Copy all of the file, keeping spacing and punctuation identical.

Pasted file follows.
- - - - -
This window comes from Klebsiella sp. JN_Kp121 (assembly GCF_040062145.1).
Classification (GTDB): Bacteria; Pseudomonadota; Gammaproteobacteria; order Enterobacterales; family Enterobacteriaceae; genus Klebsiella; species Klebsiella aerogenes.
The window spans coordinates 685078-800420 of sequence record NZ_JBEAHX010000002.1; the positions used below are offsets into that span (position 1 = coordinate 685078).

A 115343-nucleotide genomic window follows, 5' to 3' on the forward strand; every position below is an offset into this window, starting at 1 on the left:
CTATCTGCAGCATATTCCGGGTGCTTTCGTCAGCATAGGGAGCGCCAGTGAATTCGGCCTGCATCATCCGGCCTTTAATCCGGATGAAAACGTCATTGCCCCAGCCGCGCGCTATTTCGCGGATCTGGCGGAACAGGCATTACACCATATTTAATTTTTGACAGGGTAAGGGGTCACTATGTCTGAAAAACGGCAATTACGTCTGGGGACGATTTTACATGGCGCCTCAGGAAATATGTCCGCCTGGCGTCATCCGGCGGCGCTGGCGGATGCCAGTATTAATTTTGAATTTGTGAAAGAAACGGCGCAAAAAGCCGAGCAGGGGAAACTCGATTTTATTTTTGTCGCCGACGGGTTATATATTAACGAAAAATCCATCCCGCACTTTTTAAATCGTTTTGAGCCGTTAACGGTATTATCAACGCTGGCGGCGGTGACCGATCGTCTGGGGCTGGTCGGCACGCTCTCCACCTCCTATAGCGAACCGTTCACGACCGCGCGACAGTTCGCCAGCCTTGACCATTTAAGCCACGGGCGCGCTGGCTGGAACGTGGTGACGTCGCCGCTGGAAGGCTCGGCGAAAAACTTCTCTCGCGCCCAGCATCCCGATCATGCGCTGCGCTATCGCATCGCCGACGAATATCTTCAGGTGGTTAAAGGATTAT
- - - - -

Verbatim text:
This window comes from Klebsiella sp. JN_Kp121 (assembly GCF_040062145.1).
Classification (GTDB): Bacteria; Pseudomonadota; Gammaproteobacteria; order Enterobacterales; family Enterobacteriaceae; genus Klebsiella; species Klebsiella aerogenes.
The window spans coordinates 685078-800420 of sequence record NZ_JBEAHX010000002.1; the positions used below are offsets into that span (position 1 = coordinate 685078).

A 115343-nucleotide genomic window follows, 5' to 3' on the forward strand; every position below is an offset into this window, starting at 1 on the left:
CTATCTGCAGCATATTCCGGGTGCTTTCGTCAGCATAGGGAGCGCCAGTGAATTCGGCCTGCATCATCCGGCCTTTAATCCGGATGAAAACGTCATTGCCCCAGCCGCGCGCTATTTCGCGGATCTGGCGGAACAGGCATTACACCATATTTAATTTTTGACAGGGTAAGGGGTCACTATGTCTGAAAAACGGCAATTACGTCTGGGGACGATTTTACATGGCGCCTCAGGAAATATGTCCGCCTGGCGTCATCCGGCGGCGCTGGCGGATGCCAGTATTAATTTTGAATTTGTGAAAGAAACGGCGCAAAAAGCCGAGCAGGGGAAACTCGATTTTATTTTTGTCGCCGACGGGTTATATATTAACGAAAAATCCATCCCGCACTTTTTAAATCGTTTTGAGCCGTTAACGGTATTATCAACGCTGGCGGCGGTGACCGATCGTCTGGGGCTGGTCGGCACGCTCTCCACCTCCTATAGCGAACCGTTCACGACCGCGCGACAGTTCGCCAGCCTTGACCATTTAAGCCACGGGCGCGCTGGCTGGAACGTGGTGACGTCGCCGCTGGAAGGCTCGGCGAAAAACTTCTCTCGCGCCCAGCATCCCGATCATGCGCTGCGCTATCGCATCGCCGACGAATATCTTCAGGTGGTTAAAGGATTAT